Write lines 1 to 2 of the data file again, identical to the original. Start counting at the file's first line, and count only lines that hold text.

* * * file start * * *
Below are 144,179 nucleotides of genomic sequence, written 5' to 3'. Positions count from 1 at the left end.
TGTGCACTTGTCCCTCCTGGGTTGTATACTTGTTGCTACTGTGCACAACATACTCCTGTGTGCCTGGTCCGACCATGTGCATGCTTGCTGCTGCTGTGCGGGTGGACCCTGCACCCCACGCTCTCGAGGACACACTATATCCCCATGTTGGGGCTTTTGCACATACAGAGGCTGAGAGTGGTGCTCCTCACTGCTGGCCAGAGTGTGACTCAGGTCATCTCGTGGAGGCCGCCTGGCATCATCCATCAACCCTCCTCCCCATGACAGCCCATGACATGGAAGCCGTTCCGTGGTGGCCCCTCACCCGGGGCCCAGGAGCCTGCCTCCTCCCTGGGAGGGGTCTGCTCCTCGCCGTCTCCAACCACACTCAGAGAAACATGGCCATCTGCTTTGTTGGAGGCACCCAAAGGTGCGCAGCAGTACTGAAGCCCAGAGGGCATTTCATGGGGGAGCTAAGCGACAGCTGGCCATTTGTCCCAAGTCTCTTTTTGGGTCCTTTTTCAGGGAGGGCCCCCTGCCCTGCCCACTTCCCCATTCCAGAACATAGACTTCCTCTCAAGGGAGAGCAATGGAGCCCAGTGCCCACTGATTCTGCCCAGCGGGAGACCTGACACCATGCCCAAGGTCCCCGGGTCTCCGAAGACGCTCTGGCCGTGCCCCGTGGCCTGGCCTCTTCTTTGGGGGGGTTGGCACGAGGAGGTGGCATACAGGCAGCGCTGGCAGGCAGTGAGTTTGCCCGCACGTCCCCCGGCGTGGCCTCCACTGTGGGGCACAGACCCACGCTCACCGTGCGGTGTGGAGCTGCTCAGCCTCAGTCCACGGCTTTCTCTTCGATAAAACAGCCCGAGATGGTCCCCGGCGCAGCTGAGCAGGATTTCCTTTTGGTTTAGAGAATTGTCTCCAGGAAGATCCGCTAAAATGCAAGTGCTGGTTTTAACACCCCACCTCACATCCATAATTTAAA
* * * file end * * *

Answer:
Below are 144,179 nucleotides of genomic sequence, written 5' to 3'. Positions count from 1 at the left end.
TGTGCACTTGTCCCTCCTGGGTTGTATACTTGTTGCTACTGTGCACAACATACTCCTGTGTGCCTGGTCCGACCATGTGCATGCTTGCTGCTGCTGTGCGGGTGGACCCTGCACCCCACGCTCTCGAGGACACACTATATCCCCATGTTGGGGCTTTTGCACATACAGAGGCTGAGAGTGGTGCTCCTCACTGCTGGCCAGAGTGTGACTCAGGTCATCTCGTGGAGGCCGCCTGGCATCATCCATCAACCCTCCTCCCCATGACAGCCCATGACATGGAAGCCGTTCCGTGGTGGCCCCTCACCCGGGGCCCAGGAGCCTGCCTCCTCCCTGGGAGGGGTCTGCTCCTCGCCGTCTCCAACCACACTCAGAGAAACATGGCCATCTGCTTTGTTGGAGGCACCCAAAGGTGCGCAGCAGTACTGAAGCCCAGAGGGCATTTCATGGGGGAGCTAAGCGACAGCTGGCCATTTGTCCCAAGTCTCTTTTTGGGTCCTTTTTCAGGGAGGGCCCCCTGCCCTGCCCACTTCCCCATTCCAGAACATAGACTTCCTCTCAAGGGAGAGCAATGGAGCCCAGTGCCCACTGATTCTGCCCAGCGGGAGACCTGACACCATGCCCAAGGTCCCCGGGTCTCCGAAGACGCTCTGGCCGTGCCCCGTGGCCTGGCCTCTTCTTTGGGGGGGTTGGCACGAGGAGGTGGCATACAGGCAGCGCTGGCAGGCAGTGAGTTTGCCCGCACGTCCCCCGGCGTGGCCTCCACTGTGGGGCACAGACCCACGCTCACCGTGCGGTGTGGAGCTGCTCAGCCTCAGTCCACGGCTTTCTCTTCGATAAAACAGCCCGAGATGGTCCCCGGCGCAGCTGAGCAGGATTTCCTTTTGGTTTAGAGAATTGTCTCCAGGAAGATCCGCTAAAATGCAAGTGCTGGTTTTAACACCCCACCTCACATCCATAATTTAAA